Our students are a part of this generation. They need interesting and engaging delivery of content to enhance learning. Not to say it hasn’t been present before, I just think the world is far more engaging than it ever was. Which is why we, as educa-entertain-tors have to compete with the shows we were raised on and then some. New types of entertainment change comes with our handheld devices and while individual perception of change varies, some welcome it, some resist it, the fact is media, television, and devices are always changing. Therefore, to stay competitive, we have to stay on top of our game. Sift through the resistance to BYOD, get your hands on some additional devices for those who don’t have them, and get on the same level as every other source of entertainment your student is exposed to. I don’t mean to discount evidence that indicates BYOD can be bad for learning , but much like shows of the past, learning can still be had from devices and programming, because we watched these shows.


A personal favourite of mine from youth. “Pinky and the Brain” via Looney Tunes Wikia

Even if standard achievement scores went down, there is learning that occurs beyond the ways we measure it. Natalie’s take  on the work of Neil Postman reminded us that: “He indicates that Sesame Street is a series of short commercials meant to entertain that uses puppets, celebrities and catchy tunes.  This is true.”

But why isn’t entertainment considered learning?

Kids don’t always learn the way we want them to, but there still are provided with ways to learn through the apps, social media, and games they play. Apps allow our students to connect with each other, face to face. Apps are reinventing the depth of relationships we may have had before with increased exposure to socialization and different experiences and cultures. Many games are problem-based, objective-completing activities that provide descriptors and feedback on their work. Consistent with that of the classroom but not with the content we would prefer. But can it go wrong? We can observe the history of the learning channel and see the defamation of the “educational program” over the years, and Krista Gates mentions that the shows are not as educational as they once were. But they are just as entertaining, and when I enjoyed the learning that I was exposed to on television, I enjoyed learning.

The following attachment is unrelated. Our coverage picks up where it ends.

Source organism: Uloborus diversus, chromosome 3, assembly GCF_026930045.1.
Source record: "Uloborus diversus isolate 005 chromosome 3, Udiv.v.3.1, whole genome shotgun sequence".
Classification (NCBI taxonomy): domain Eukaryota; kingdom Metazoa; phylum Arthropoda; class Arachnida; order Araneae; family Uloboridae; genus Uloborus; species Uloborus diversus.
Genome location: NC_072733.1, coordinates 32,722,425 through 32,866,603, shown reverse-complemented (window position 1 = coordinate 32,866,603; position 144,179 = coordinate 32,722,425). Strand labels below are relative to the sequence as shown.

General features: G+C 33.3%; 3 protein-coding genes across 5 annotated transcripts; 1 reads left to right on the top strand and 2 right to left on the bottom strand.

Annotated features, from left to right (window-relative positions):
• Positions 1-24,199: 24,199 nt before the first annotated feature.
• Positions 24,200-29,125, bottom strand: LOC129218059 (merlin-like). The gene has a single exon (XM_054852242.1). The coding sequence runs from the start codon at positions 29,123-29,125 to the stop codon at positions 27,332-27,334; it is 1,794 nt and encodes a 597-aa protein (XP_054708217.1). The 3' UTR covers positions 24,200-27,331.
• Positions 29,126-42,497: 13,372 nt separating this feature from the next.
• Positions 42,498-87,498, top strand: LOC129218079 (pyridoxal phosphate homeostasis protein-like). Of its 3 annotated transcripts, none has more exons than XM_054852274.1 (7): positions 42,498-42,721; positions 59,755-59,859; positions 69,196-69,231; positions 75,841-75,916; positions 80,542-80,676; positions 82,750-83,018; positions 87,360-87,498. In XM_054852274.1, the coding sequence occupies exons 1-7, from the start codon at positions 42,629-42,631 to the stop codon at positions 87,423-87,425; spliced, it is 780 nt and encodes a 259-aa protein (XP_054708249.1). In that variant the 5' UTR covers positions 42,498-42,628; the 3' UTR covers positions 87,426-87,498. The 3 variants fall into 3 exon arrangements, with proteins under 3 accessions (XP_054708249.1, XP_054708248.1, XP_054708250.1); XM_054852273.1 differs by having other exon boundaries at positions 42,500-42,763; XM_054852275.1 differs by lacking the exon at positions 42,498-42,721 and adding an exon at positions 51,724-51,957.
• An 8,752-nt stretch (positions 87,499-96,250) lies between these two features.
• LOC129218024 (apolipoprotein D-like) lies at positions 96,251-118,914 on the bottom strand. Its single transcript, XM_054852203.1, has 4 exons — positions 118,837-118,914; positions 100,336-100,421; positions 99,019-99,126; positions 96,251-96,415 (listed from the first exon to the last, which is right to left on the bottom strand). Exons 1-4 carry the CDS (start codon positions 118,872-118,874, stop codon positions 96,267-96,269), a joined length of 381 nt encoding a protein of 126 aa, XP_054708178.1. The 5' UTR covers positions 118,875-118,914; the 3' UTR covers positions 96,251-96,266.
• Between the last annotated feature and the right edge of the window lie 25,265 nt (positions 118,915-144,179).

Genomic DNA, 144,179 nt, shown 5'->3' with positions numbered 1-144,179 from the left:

Sounds like a connection.


Television, apps, and devices are fun.

Television, apps, and devices are entertaining.

Television, apps, and devices are engaging.

Engagement leads to learning.

Learning should be engaging.

Learning should be entertaining.

Learning is fun.


Thoughts? Disagree? Am I simply brainwashed by the collection of television I’ve been exposed to over the years? Is my naive optimism the product of every show I’ve ever seen where a cartoon character made a joke or managed to smile in a bad situation? I’d like to this so.

Logan Petlak

Entertaining Education

I’ve spent a lot of time this past week reflecting on Postman’s quote regarding Sesame Street and education. Like Andrew it was a little hard for me to think of because I didn’t have a whole lot of experience with educational tv growing up (at least not that I can remember). This is something that made me think more about my own children and their exposure to educational television. I decided to look into Neil Postman’s quote and found that he provides several reasons why parents embraced Sesame Street. He begins with a very important point and it’s something that I can relate to as a parent.

“Sesame Street” appeared to justify allowing a four- or five-year-old to sit transfixed in front of a television screen for unnatural periods of time. 

After reading Naomi’s post and some of the comments that follow, it is easy to see that I’m not the only parent who may be able to relate to this. I too have allowed my children to watch Baby Einstein and it started at a very young age. I remember putting my son into his exersaucer and turning on Baby Einstein so that I could blow-dry my hair, or change a load of laundry. It’s difficult when you are the only parent home and trying to run a household with a little one who doesn’t nap when you need them to. I’m sure we’ve all been there. I don’t think that it’s a terrible thing if we let our kids watch tv, or shall I say use the tv as babysitter as long as we aren’t going overboard.